Construction employment showed little movement in November. Employment in the industry has shown little change, on net, since early 2010.

Government employment continued to trend down in November, with a decline in the U.S. Postal Service (- 5,000). Employment in both state government and local government has been trending down since the second half of 2008.

The average workweek for all employees on private nonfarm payrolls was unchanged at 34.3 hours in November. The manufacturing workweek was down by 0.2 hour to 40.3 hours, offsetting a 0.2 hour gain in the previous month. Factory overtime remained at 3.2 hours in November. The average workweek for production and nonsupervisory employees on private nonfarm payrolls edged down by 0.1 hour to 33.6 hours.

Average hourly earnings for all employees on private nonfarm payrolls decreased in November by 2 cents, or 0.1 percent, to $23.18. This decline followed a gain of 7 cents in October. Over the past 12 months, average hourly earnings have increased by 1.8 percent. In November, average hourly earnings of private-sector production and nonsupervisory employees increased by 2 cents, or 0.1 percent, to $19.54.

The change in total nonfarm payroll employment for September was revised from +158,000 to +210,000, and the change for October was revised from +80,000 to +100,000.

The Employment Situation for December is scheduled to be released on Friday, January 6, 2012, at 8:30 a.m. (EST).

Upcoming changes to the Household Survey

In accordance with usual practice, The Employment Situation release for December 2011, scheduled for January 6, 2012, will incorporate annual revisions in seasonally adjusted unemployment and other labor force series from the household survey. Seasonally adjusted data for the most recent 5 years are subject to revision.

Effective with the release of The Employment Situation for January 2012, scheduled for February 3, 2012, population controls that reflect the results of Census 2010 will be used in the monthly household survey estimation process. Historical data will not be revised to incorporate the new controls; consequently, household survey data for January 2012 will not be directly comparable with that for December 2011 or earlier periods. A table showing the effects of the new controls on the major labor force series will be included in the January 2012 release.

Also effective with the release of The Employment Situation for January 2012, the questions on race and Hispanic or Latino ethnicity in the household survey will be modified. The minor wording changes in the questions are not expected to affect the estimates.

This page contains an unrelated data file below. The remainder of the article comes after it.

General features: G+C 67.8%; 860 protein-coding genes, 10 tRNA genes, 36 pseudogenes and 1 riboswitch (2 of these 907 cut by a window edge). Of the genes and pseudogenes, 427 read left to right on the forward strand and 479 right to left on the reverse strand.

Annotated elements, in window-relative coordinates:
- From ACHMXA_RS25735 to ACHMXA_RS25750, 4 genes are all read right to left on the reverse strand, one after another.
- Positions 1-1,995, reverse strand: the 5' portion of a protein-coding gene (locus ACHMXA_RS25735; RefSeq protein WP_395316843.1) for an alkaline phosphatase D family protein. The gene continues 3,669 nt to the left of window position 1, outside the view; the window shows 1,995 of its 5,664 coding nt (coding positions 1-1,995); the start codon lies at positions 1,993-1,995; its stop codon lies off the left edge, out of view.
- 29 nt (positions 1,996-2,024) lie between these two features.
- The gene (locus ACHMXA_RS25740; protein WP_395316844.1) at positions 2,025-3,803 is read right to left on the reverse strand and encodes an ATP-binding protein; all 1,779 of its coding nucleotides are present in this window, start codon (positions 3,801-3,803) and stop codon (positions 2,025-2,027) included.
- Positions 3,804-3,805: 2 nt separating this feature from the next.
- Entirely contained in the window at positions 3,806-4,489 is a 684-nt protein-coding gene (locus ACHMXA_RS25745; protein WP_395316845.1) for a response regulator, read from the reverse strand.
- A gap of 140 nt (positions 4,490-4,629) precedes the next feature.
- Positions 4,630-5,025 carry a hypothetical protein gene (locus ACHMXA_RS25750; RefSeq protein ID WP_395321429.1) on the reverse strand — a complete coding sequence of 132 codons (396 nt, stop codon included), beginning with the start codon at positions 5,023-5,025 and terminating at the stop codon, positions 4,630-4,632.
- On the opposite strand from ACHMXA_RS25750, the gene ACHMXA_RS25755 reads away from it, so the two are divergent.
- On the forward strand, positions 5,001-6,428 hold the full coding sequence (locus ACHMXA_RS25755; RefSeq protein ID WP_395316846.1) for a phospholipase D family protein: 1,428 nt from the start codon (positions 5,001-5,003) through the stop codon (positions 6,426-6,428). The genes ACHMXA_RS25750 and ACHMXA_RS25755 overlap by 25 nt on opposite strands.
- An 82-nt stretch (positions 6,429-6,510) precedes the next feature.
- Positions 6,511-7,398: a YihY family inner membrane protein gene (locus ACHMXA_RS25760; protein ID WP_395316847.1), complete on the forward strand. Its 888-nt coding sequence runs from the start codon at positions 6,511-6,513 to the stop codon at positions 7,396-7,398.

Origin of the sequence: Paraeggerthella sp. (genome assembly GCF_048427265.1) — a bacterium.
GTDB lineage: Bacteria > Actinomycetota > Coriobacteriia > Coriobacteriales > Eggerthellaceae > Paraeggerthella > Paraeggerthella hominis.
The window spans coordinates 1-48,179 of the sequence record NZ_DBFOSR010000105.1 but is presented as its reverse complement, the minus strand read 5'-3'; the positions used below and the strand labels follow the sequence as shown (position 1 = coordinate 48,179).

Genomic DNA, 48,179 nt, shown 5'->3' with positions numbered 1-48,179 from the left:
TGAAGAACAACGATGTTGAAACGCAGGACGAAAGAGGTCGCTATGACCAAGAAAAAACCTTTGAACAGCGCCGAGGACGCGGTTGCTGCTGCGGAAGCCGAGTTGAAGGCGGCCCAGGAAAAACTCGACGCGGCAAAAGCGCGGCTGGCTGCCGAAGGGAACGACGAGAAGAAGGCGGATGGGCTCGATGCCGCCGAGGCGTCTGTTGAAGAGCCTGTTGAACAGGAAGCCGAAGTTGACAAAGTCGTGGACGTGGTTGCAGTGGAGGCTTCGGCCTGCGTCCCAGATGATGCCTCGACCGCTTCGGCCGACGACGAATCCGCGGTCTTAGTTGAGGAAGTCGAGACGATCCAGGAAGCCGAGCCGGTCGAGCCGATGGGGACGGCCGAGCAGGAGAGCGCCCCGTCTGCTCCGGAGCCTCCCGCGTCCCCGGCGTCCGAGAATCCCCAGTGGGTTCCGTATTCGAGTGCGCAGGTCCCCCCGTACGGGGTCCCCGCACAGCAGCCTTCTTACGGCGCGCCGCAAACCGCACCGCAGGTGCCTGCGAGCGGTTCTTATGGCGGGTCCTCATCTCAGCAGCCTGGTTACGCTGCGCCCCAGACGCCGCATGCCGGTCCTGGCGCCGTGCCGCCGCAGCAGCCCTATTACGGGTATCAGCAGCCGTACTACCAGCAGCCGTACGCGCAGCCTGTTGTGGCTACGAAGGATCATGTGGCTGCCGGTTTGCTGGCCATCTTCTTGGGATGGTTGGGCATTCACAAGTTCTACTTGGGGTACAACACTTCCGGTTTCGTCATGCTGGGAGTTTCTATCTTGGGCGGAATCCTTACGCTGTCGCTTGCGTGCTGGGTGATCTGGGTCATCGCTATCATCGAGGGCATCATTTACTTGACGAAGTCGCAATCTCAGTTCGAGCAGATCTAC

In January 2012, the Census Bureau, which conducts the household survey, will begin a year-long process of reorganizing its regional office structure. For more information on these Census Bureau changes, see www.census.gov/newsroom/pdf/General_QAs_FINAL2.pdf. Both the Census Bureau and the Bureau of Labor Statistics will monitor survey operations during the transition period. No impact on the employment and unemployment estimates from the survey is anticipated from this organizational change.

Update to 2012 North American Industry Classification System

With the release of January 2012 data on February 3, 2012, the Current Employment Statistics (CES) survey will revise the basis for industry classification from the 2007 North American Industry Classification System (NAICS) to the 2012 NAICS. The conversion to 2012 NAICS will result in minor revisions reflecting content changes within the Construction, Manufacturing, and Retail trade sectors, as well as minor coding changes within the Utilities and Leisure and hospitality sectors.

Several industry titles and descriptions also will be updated. Approximately 1 percent of employment will be reclassified into different industries as a result of the revision. Details of new, discontinued, and collapsed industries due to the 2012 NAICS update, as well as changes due to the annual benchmarking process, will be available on January 6, 2012.

For more information on the 2012 NAICS update, visit www.census.gov/epcd/www/naics.html.

To contact the reporter on this story: Chris Middleton in Washington at cmiddleton2@bloomberg.net

To contact the editor responsible for this story: Marco Babic at mbabic@bloomberg.net

Press spacebar to pause and continue. Press esc to stop.

Bloomberg reserves the right to remove comments but is under no obligation to do so, or to explain individual moderation decisions.

Please enable JavaScript to view the comments powered by Disqus.